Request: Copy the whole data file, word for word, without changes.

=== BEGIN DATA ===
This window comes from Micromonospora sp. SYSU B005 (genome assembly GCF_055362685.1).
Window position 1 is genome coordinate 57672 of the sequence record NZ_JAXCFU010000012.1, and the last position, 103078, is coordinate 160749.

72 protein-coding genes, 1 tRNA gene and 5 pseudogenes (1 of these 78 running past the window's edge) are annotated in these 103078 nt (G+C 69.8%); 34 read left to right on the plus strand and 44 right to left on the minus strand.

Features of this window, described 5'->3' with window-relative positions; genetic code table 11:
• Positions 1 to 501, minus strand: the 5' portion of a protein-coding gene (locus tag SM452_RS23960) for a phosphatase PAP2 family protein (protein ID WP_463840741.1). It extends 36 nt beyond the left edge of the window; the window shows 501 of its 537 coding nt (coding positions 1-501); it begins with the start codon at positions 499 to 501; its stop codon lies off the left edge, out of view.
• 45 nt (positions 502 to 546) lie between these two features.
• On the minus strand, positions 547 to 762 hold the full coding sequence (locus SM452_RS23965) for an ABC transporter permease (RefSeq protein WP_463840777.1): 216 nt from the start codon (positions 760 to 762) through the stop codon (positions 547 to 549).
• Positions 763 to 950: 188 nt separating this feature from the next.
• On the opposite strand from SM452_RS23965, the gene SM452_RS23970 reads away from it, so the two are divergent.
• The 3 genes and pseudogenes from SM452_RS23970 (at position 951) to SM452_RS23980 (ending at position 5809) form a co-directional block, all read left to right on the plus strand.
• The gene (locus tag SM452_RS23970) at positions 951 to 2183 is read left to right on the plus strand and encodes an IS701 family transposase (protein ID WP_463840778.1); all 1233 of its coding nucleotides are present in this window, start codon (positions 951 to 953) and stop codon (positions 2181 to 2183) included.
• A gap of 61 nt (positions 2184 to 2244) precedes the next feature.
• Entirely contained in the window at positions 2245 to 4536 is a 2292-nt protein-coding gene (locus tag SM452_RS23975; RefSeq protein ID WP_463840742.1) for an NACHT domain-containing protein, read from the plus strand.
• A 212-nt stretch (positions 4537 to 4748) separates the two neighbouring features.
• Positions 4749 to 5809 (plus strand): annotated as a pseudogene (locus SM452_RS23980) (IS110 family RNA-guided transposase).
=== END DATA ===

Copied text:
This window comes from Micromonospora sp. SYSU B005 (genome assembly GCF_055362685.1).
Window position 1 is genome coordinate 57672 of the sequence record NZ_JAXCFU010000012.1, and the last position, 103078, is coordinate 160749.

72 protein-coding genes, 1 tRNA gene and 5 pseudogenes (1 of these 78 running past the window's edge) are annotated in these 103078 nt (G+C 69.8%); 34 read left to right on the plus strand and 44 right to left on the minus strand.

Features of this window, described 5'->3' with window-relative positions; genetic code table 11:
• Positions 1 to 501, minus strand: the 5' portion of a protein-coding gene (locus tag SM452_RS23960) for a phosphatase PAP2 family protein (protein ID WP_463840741.1). It extends 36 nt beyond the left edge of the window; the window shows 501 of its 537 coding nt (coding positions 1-501); it begins with the start codon at positions 499 to 501; its stop codon lies off the left edge, out of view.
• 45 nt (positions 502 to 546) lie between these two features.
• On the minus strand, positions 547 to 762 hold the full coding sequence (locus SM452_RS23965) for an ABC transporter permease (RefSeq protein WP_463840777.1): 216 nt from the start codon (positions 760 to 762) through the stop codon (positions 547 to 549).
• Positions 763 to 950: 188 nt separating this feature from the next.
• On the opposite strand from SM452_RS23965, the gene SM452_RS23970 reads away from it, so the two are divergent.
• The 3 genes and pseudogenes from SM452_RS23970 (at position 951) to SM452_RS23980 (ending at position 5809) form a co-directional block, all read left to right on the plus strand.
• The gene (locus tag SM452_RS23970) at positions 951 to 2183 is read left to right on the plus strand and encodes an IS701 family transposase (protein ID WP_463840778.1); all 1233 of its coding nucleotides are present in this window, start codon (positions 951 to 953) and stop codon (positions 2181 to 2183) included.
• A gap of 61 nt (positions 2184 to 2244) precedes the next feature.
• Entirely contained in the window at positions 2245 to 4536 is a 2292-nt protein-coding gene (locus tag SM452_RS23975; RefSeq protein ID WP_463840742.1) for an NACHT domain-containing protein, read from the plus strand.
• A 212-nt stretch (positions 4537 to 4748) separates the two neighbouring features.
• Positions 4749 to 5809 (plus strand): annotated as a pseudogene (locus SM452_RS23980) (IS110 family RNA-guided transposase).